Irish Language

Irish language, also called Irish Gaelic and Erse, member of the Goidelic group of the Celtic subfamily of the Indo-European family of languages (see Celtic languages). The history of Irish as a literary language falls into three periods: Old Irish (7th–9th cent. AD), Middle Irish (10th–16th cent.), and Modern Irish (since the 16th cent.). In the medieval period a great Irish literature flourished. Grammatically, there are still four cases for the noun (nominative, genitive, vocative, and, in some dialects, dative). In pronunciation the stress is on the first syllable. An acute accent is placed over a vowel to denote length, and a dot is placed over a consonant to indicate aspiration. The alphabet employed today for Irish can be called a variant or a derivative of the Roman alphabet that took shape about the 8th cent. AD It has 18 letters: 13 consonants and 5 vowels. The oldest extant Irish texts are inscriptions written in the ogham script (see ogham). These texts date back to the 5th cent. AD or perhaps earlier and differ as much from the early literary Irish that follows them as Latin does from Old French. Native speakers of Irish are now concentrated in the western counties of Ireland. The government of Ireland is trying, thus far unsuccessfully, to revive Irish as the primary language of the country; it is an official language, and the study of Irish is required in preparatory schools. See also Gaelic literature.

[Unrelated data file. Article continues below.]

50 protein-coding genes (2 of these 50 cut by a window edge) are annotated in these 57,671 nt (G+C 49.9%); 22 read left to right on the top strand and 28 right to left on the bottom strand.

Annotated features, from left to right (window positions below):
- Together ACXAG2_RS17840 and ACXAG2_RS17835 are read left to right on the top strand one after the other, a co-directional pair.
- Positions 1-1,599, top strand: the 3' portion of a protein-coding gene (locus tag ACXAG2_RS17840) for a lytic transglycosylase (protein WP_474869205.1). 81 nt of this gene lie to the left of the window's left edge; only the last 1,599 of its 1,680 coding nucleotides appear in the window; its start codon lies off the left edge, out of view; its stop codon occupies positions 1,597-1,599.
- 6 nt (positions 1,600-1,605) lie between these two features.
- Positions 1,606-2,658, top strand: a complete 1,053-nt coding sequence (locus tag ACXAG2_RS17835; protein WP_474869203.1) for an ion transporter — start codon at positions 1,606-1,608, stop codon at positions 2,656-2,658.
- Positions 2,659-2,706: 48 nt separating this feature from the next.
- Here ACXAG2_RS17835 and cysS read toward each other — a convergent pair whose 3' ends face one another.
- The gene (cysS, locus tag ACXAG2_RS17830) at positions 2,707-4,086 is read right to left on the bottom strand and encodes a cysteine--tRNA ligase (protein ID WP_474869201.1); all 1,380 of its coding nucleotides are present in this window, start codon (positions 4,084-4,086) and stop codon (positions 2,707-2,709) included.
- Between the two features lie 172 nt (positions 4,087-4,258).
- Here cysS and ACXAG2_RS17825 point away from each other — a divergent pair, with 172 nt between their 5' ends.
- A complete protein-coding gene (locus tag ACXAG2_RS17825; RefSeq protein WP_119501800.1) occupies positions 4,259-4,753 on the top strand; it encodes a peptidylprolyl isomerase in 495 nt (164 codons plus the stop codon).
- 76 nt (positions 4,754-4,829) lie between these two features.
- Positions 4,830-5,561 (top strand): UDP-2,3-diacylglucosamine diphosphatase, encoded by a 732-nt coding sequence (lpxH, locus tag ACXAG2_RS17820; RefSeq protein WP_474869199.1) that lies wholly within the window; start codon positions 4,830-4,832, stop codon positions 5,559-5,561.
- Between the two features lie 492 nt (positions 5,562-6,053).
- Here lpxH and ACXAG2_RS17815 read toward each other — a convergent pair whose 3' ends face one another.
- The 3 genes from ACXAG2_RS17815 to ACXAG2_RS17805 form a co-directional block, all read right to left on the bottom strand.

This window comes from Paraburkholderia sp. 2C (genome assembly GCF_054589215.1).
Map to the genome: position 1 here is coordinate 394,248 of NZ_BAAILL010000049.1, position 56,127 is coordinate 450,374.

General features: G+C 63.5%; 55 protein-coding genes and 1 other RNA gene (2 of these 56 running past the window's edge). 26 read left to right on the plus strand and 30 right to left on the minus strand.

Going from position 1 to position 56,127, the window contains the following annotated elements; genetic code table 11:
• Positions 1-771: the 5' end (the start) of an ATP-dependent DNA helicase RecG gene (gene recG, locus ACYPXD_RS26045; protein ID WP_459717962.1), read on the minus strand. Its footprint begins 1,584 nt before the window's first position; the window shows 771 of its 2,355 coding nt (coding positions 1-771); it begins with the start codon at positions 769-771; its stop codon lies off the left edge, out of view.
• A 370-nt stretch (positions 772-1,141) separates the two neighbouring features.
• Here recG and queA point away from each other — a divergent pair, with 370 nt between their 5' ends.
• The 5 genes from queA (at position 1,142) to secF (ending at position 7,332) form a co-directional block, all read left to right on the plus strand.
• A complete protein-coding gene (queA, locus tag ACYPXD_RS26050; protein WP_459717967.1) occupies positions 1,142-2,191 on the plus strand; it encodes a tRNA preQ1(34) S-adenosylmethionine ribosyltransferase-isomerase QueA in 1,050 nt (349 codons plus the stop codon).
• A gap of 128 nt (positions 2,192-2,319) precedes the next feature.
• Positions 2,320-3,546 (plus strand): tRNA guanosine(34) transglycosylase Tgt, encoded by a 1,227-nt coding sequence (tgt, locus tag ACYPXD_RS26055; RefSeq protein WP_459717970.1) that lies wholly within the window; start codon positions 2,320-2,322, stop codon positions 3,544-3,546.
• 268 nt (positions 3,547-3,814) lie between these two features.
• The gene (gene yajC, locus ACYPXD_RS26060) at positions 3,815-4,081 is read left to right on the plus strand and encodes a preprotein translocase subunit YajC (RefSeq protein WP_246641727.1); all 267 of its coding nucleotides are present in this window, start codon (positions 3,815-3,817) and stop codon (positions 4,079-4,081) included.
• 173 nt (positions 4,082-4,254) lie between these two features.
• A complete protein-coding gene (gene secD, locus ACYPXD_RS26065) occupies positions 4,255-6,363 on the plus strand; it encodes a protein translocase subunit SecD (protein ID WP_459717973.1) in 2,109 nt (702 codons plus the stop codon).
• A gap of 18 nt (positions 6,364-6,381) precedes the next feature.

See H. Wagner, Linguistic Atlas and Survey of Irish Dialects (4 vol., 1958–69); R. P. M. and W. P. Lehman, An Introduction to Old Irish (1975).

The Columbia Encyclopedia, 6th ed. Copyright© 2013, The Columbia University Press.

Selected full-text books and articles on this topic

Language Policy and Social Reproduction: Ireland, 1893-1993
Pádraig Ó Riagáin.
Oxford University, 1997
The Irish Language in the United States: A Historical, Sociolinguistic, and Applied Linguistic Survey
Thomas W. Ihde.
Bergin & Garvey, 1994
Ireland: Historical Echoes, Contemporary Politics
Richard B. Finnegan; Edward T. McCarron.
Westview Press, 2000
Librarian’s tip: Chap. 4 "Doors Opening and Closing: Economy, Education, and the Irish Language"
A Grammar of Old Irish
Rudolf Thurneysen; D. A. Binchy; Osborn Bergin.
Dublin Institute for Advanced Studies, 1946 (Revised edition)
Vanishing Voices: The Extinction of the World's Languages
Daniel Nettle; Suzanne Romaine.
Oxford University Press, 2000
Librarian’s tip: "First Casualties: The Celtic Languages" begins on p. 133
International Handbook of Bilingualism and Bilingual Education
Christina Bratt Paulston.
Greenwood Press, 1988
Librarian’s tip: Discussion of the Irish language begins on p. 111
FREE! Ireland and England: In the Past and at Present
Edward Raymond Turner.
Century, 1919
Librarian’s tip: Part III, Chap. I "Irish Language and Literature and the Irish Revival"
Language and Conquest in Early Modern Ireland: English Renaissance Literature and Elizabethan Imperial Expansion
Patricia Palmer.
Cambridge University Press, 2001
Search for more books and articles on the Irish language